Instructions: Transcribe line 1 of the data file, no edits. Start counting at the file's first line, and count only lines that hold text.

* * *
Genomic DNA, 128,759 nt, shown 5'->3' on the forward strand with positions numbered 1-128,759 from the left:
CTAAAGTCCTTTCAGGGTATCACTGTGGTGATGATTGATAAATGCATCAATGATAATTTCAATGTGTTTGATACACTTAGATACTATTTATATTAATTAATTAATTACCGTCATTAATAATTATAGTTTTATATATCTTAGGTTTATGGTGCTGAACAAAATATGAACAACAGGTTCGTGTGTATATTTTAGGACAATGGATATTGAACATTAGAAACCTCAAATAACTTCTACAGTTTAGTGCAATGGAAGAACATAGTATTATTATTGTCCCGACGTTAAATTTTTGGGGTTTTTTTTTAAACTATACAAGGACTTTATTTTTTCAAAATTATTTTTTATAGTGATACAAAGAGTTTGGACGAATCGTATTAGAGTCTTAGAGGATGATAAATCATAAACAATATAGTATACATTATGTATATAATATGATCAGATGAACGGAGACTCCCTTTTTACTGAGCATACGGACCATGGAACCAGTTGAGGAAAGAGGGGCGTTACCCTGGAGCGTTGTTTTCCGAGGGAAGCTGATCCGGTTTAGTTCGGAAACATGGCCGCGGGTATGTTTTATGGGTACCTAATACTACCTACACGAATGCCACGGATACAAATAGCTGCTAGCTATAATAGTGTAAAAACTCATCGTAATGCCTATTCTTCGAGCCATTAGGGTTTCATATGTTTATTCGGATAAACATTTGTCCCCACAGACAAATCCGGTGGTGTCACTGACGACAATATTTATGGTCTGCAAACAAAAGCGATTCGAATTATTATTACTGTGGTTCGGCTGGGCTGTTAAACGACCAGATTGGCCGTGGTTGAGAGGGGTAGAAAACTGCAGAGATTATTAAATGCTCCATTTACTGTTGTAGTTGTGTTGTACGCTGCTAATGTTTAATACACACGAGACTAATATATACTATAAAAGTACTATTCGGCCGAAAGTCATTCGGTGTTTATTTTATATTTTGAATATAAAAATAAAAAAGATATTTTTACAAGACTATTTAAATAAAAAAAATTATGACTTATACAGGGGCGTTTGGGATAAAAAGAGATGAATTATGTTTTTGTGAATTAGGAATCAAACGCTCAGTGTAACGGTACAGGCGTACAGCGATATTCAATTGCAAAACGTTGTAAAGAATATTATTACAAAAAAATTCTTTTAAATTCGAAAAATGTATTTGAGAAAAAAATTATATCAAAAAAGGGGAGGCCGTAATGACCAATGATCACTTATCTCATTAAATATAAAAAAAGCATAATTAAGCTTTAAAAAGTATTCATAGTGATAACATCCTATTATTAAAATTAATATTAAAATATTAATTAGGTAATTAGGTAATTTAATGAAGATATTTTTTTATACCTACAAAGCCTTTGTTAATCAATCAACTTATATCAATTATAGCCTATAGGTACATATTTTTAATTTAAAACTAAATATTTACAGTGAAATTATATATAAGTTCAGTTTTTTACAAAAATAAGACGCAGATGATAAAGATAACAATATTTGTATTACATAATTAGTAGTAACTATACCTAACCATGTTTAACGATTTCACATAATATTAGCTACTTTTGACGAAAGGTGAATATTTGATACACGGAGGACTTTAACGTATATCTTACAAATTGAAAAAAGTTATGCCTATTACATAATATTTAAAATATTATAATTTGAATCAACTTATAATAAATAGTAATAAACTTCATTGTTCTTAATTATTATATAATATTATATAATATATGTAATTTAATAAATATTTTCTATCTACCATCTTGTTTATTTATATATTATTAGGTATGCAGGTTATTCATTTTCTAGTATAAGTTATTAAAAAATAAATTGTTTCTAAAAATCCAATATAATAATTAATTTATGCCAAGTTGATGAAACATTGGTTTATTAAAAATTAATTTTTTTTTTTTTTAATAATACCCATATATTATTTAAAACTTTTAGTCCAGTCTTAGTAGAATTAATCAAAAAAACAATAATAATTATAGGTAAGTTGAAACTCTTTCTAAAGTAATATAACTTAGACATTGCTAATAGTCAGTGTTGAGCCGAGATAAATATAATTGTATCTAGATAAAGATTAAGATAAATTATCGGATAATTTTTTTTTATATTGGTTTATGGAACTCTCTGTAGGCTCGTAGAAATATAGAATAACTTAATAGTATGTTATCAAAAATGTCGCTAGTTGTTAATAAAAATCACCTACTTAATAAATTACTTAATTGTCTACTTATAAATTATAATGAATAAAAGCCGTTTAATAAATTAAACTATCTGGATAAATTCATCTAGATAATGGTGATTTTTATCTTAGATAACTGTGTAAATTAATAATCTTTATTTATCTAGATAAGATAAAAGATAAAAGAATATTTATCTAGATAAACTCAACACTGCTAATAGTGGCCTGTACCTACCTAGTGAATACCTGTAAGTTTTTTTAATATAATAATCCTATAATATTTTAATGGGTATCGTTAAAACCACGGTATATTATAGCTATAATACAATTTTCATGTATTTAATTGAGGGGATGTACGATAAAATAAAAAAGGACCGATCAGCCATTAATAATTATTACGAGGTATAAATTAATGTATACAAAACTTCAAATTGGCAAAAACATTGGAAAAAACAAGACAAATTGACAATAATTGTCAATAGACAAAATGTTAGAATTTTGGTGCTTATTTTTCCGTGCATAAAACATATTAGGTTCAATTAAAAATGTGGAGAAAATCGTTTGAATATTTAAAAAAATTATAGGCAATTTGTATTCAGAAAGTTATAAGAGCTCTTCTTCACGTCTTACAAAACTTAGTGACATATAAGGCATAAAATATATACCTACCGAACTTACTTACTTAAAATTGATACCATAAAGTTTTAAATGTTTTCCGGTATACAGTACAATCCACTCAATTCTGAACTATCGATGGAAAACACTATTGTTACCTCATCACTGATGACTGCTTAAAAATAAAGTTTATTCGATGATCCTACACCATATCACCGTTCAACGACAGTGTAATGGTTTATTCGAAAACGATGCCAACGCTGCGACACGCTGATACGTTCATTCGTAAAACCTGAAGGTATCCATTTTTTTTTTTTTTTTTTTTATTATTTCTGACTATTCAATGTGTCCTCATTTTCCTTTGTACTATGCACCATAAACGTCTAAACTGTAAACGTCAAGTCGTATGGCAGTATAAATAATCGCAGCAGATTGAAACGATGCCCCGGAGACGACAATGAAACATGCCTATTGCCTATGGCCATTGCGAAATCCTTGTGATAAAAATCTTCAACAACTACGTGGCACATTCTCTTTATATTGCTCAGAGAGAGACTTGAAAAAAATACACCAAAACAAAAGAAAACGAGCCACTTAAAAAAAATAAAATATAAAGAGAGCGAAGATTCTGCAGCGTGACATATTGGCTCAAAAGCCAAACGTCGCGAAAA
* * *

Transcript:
Genomic DNA, 128,759 nt, shown 5'->3' on the forward strand with positions numbered 1-128,759 from the left: